Disconnecting / removing peers form the DHT and peerstore

Hi I have been banging my head against a wall with this now for a couple of days.

  • I have created a bootstrap node with DHT and peer discovery.

  • My peers are able to connect to the bootstrap node and discover more peers that they can connect to.

  • When I close / kill a peer I am unable to remove it form the peerStore or DHT.

  • From my other nodes and bootstrap node I am able to see that I am not connected to this peer anymore with

  • I I have tried to use the following to remove the peer

						err := myHost.Network().ClosePeer(peer.ID)
						if err != nil {
							fmt.Println("please handle me", err)

After this i am still able to see the peer in my peerStore and DHT/routing discovery

I have no idea what I am missing.

Remote peers stay in the routing table even if they go offline. The node doesn’t need to keep an open connection to all the remote peers that are in its routing table (it would be too much). It “refreshes” its routing table every 10 minutes.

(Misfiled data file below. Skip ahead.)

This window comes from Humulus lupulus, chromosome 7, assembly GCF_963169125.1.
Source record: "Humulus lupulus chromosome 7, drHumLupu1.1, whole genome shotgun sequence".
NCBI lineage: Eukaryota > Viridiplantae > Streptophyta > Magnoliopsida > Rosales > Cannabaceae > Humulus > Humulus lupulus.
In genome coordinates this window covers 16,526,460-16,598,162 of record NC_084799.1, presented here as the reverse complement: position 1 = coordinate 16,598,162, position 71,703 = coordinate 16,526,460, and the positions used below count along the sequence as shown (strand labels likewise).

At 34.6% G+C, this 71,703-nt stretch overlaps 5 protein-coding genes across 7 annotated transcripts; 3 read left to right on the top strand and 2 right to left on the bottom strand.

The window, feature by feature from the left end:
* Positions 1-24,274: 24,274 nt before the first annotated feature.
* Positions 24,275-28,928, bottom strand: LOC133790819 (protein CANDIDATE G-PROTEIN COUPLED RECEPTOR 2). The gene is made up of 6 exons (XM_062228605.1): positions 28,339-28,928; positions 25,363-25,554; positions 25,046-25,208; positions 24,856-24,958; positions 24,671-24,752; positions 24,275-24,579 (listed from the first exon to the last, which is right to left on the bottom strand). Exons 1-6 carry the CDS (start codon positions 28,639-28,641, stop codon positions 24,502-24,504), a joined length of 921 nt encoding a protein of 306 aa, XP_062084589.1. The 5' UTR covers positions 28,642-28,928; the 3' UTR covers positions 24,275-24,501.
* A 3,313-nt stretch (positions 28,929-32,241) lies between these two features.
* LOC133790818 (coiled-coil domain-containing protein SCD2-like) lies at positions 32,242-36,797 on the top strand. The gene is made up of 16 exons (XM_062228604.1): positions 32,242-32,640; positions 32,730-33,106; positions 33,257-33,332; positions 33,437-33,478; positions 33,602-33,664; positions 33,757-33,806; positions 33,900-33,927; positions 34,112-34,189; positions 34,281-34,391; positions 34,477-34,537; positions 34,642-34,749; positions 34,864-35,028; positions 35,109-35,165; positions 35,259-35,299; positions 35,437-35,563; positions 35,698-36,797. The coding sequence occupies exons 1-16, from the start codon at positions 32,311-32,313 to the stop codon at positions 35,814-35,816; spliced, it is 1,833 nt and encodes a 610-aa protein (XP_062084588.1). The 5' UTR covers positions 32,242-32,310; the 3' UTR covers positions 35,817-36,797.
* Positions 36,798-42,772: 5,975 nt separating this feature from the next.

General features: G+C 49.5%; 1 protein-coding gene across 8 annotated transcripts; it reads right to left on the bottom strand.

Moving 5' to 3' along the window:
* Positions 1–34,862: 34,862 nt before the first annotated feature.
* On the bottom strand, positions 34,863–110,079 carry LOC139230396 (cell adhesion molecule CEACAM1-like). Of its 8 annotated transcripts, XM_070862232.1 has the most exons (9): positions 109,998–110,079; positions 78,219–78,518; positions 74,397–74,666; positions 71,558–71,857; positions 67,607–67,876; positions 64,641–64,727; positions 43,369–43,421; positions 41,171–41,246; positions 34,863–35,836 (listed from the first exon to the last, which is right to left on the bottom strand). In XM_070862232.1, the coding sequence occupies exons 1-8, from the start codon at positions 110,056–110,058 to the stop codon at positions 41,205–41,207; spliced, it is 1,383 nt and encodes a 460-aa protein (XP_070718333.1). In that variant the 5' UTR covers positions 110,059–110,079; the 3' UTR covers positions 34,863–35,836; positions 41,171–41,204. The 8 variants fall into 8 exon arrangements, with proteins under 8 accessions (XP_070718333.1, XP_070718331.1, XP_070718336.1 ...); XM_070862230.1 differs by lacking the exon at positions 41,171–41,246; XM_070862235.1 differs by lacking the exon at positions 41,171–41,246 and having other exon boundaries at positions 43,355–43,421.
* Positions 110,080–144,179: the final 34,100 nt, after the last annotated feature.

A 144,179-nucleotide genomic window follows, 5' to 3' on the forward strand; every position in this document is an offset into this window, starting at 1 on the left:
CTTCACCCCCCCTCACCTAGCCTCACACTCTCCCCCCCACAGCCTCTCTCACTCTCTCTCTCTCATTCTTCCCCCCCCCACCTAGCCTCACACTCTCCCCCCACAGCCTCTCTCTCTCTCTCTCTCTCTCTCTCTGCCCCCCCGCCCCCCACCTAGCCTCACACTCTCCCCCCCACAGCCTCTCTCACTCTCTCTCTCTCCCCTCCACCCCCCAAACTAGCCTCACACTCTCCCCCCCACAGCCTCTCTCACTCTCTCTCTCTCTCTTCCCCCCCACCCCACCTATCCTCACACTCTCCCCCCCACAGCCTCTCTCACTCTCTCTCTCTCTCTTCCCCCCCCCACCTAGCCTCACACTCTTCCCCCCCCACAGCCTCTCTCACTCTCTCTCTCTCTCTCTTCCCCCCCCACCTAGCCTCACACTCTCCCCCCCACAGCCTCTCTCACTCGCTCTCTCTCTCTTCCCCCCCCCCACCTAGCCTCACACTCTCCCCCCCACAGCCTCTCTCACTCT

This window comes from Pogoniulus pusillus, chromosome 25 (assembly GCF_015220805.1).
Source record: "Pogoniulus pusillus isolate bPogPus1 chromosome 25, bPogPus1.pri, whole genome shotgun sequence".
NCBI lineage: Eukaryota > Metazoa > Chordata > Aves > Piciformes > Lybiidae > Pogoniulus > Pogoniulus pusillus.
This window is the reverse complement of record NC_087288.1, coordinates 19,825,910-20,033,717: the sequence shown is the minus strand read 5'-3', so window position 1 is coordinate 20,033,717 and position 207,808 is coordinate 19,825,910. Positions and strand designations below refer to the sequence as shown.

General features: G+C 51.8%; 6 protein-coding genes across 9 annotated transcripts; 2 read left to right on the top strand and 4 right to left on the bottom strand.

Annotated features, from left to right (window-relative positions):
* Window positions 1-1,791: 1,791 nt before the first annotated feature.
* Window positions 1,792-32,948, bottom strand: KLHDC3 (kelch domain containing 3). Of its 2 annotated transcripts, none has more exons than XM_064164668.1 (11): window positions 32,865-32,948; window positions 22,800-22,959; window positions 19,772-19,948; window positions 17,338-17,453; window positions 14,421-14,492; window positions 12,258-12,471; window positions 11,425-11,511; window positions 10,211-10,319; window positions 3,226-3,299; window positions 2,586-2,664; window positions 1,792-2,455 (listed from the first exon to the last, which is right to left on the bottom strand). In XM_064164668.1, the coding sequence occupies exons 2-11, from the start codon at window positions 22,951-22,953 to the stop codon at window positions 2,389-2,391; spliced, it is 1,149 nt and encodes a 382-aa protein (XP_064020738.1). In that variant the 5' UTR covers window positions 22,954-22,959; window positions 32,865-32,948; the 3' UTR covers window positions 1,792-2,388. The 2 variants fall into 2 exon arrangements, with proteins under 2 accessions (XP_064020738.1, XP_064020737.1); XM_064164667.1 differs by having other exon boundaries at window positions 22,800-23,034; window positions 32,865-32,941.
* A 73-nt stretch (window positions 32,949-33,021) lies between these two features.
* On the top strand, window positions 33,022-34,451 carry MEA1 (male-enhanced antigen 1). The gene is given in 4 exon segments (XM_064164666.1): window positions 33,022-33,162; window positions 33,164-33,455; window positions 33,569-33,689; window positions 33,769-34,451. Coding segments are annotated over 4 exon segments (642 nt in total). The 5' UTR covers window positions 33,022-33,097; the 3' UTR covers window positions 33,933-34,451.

A routing table “refresh” consists in probing all remote peers that are in the routing table, and verify that they are still online. If a remote peer fails to answer a probe during a refresh, it is evicted from the routing table.

So it is expected that a remote peer doesn’t immediately disappear from the routing table as soon as it goes offline, it should get flush within 10 minutes. However, myKdht.RoutingTable().RemovePeer(peer.ID) should remove the peer from the routing table (but not the peerstore though).

Thank you for the response.
What I am finding strange is that it is not getting removed routing table if I wait for 10+ minutes or try and remove it manually.
I am still able to pick it up via this here:

	peerChan, err := routingDiscovery.FindPeers(w.ctx, w.conf.Rendezvous)

When I have a bit of time I will post my code (a reduced version of it), this should be by tomorrow.

Why is this important to you? libp2p is designed to “loose” the peer information over time, gradually. It takes time for one peer to be “forgotten”.